After the finalization of software development, software package should be prepared, deployed and installed either for testing or final usage by the end-user. The packing, deployment, and installation may be done in many ways. It may be done manually by collecting all the required resources using script tools (e.g. Apache Ant) or using proprietary features in IDEs. These methods have a limitation of the availability of an expert in the specific field, along with non-portability between tools, IDEs, and environments.
II. Software Industry Best Practices and Proposed Solutions
In the software industry and open source community, a lot of solutions, tools, and frameworks have been created to automate a lot of the activities and tasks required for software projects. In this section, we will explore open source tools that are widely adopted in the industry, as well as discuss their features and limitations.
A) Version Control
Version control (VC) is mainly concerned with managing project assets, especially source code. There are mainly two classifications for available VC tools and software: Centralized (CVC) and De-centralized (DCVC). Choosing one of these approaches depends on many factors, including project scale, team geographical location, team expertise, and agility.
Currently, the most popular and available open source tool for CVC is Subversion, and for DCVC is Git.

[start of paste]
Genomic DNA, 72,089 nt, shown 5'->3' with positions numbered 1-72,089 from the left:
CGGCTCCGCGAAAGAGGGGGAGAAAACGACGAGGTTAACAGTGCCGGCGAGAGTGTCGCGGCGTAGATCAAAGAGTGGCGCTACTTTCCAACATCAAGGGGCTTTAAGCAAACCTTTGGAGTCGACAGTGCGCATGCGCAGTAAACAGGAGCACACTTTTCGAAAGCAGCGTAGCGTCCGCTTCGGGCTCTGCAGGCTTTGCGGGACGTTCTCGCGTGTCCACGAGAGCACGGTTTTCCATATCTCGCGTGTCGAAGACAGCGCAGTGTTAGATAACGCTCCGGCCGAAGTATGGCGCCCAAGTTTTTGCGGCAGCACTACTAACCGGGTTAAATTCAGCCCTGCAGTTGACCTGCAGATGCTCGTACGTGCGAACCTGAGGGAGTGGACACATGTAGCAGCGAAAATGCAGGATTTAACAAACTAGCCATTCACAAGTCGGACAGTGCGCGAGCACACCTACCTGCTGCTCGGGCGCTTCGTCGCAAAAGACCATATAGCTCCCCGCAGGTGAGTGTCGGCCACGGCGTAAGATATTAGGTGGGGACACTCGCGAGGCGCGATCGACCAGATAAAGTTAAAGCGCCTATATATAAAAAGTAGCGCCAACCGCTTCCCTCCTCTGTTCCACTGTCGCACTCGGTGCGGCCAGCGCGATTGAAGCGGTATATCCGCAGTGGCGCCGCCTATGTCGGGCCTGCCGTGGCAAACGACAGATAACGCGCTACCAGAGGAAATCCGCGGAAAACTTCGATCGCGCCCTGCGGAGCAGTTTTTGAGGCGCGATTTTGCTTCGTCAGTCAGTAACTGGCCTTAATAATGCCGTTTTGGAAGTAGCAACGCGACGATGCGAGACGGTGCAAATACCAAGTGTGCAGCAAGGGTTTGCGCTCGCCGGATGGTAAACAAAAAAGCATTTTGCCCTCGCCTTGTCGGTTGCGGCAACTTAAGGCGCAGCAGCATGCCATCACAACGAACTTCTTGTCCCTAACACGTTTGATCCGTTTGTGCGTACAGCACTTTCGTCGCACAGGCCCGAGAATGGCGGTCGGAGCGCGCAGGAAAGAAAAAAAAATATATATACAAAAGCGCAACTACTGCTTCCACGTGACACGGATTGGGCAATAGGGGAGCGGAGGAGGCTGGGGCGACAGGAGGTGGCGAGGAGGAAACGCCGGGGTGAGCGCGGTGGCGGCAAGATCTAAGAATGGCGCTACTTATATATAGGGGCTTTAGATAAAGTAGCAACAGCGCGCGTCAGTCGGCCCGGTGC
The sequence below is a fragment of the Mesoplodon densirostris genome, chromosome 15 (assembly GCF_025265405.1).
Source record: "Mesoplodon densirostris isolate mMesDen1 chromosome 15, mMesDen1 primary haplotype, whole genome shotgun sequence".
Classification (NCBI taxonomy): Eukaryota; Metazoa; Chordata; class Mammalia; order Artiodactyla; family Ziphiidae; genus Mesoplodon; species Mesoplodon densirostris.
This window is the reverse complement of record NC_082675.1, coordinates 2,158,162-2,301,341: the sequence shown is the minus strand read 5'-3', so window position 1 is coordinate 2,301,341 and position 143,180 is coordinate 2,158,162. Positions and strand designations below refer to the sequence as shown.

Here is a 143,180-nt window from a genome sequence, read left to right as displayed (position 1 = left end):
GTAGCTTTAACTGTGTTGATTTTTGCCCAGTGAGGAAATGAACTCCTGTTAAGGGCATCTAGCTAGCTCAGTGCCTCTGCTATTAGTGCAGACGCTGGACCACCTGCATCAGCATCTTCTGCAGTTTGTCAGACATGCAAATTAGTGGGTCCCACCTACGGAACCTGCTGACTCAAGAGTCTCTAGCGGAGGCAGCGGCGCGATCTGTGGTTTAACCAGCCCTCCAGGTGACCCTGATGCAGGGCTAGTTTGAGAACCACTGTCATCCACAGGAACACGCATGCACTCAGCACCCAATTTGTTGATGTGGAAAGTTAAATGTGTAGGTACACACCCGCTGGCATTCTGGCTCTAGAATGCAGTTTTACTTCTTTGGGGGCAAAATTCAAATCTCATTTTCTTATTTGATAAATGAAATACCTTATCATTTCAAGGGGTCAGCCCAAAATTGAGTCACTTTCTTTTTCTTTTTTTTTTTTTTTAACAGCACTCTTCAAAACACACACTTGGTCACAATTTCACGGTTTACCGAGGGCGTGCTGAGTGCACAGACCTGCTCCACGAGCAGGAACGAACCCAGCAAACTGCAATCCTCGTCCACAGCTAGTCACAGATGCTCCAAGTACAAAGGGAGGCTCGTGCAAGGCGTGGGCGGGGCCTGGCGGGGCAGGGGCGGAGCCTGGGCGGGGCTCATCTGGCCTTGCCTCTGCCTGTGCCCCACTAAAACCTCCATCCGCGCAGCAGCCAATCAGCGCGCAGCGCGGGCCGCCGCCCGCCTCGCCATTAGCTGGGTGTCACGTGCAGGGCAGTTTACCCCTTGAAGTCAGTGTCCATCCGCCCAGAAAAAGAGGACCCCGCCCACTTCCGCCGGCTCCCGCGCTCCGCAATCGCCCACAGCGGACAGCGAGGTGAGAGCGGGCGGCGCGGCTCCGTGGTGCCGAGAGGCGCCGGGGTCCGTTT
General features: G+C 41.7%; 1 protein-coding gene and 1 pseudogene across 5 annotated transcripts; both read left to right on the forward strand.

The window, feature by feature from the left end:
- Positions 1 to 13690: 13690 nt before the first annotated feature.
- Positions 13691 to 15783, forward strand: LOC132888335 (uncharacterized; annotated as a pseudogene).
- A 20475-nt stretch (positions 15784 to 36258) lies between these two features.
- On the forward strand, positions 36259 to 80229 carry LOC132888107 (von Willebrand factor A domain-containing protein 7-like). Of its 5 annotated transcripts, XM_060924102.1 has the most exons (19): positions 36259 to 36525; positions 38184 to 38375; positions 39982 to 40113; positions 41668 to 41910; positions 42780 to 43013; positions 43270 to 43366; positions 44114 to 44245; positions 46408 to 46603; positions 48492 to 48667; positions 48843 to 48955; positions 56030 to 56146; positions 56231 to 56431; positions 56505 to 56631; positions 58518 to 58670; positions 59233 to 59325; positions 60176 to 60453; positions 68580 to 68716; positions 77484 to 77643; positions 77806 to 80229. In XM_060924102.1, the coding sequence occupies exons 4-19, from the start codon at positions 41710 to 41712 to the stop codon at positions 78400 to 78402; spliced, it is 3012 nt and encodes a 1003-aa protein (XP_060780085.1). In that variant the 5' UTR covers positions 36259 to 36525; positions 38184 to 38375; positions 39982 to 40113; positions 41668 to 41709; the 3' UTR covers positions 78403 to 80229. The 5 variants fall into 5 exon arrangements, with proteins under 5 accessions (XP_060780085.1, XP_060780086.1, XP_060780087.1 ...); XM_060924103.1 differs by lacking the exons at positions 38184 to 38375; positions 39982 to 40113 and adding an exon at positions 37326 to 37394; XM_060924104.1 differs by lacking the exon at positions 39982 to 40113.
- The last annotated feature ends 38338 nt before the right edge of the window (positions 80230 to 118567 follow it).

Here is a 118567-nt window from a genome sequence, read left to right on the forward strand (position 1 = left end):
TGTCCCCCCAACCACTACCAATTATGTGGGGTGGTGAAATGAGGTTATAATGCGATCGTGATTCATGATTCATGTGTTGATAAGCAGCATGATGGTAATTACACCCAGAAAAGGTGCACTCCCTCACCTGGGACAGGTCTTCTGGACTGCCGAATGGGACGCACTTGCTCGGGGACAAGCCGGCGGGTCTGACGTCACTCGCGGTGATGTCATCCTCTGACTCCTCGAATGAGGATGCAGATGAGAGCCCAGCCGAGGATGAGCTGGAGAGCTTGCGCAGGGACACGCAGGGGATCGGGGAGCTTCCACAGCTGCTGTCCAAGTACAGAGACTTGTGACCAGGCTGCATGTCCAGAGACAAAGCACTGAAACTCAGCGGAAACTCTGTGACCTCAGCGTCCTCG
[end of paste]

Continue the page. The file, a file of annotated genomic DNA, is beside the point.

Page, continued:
In small-scale projects with relatively close geographical areas and low levels of expertise, CVC is the preferred way, since it is easier to manage and will reduce the chance of conflicts. However, CVC requires centralized senior expertise to insure stability through continuous code review processes. In addition, the software development policy in this case should ensure that only low-level and short-term tasks are assigned to developers by an experienced architect or software designer.
DCVC, On the other hand, depends on the situation where developers have higher maturity and expertise to handle more higher-level and long term tasks. It has the ability to take architectural and design decisions. Moreover, DCVC should insure the standardization of coding and naming conversions, as well as design and architecture decisions. This leads to an enhanced consistency of the project. Failing to do so may increase the cost of development.
B) Repository and Library managamanet
The usage of 3rd party libraries, APIs, and frameworks in software projects (artifacts) has become a key part of increasing the productivity of developers to deliver software projects successfully and on time. However, manual maintenance of these artifacts is not an easy task between different versions of the project or between the different environments of development, testing, and production. Currently, there are many open source tools that can be used to cover this need. The most popular is Sonatype's Nexus, which is used in the largest open source central repository: Maven, with more than 1,334,000 artifacts available. In many cases, however, there is a need to upload local or 3rd party artifacts on the organizational level either for privacy, non-availability on central repository, or to reduce network traffic and resources.
C) Software Project Structure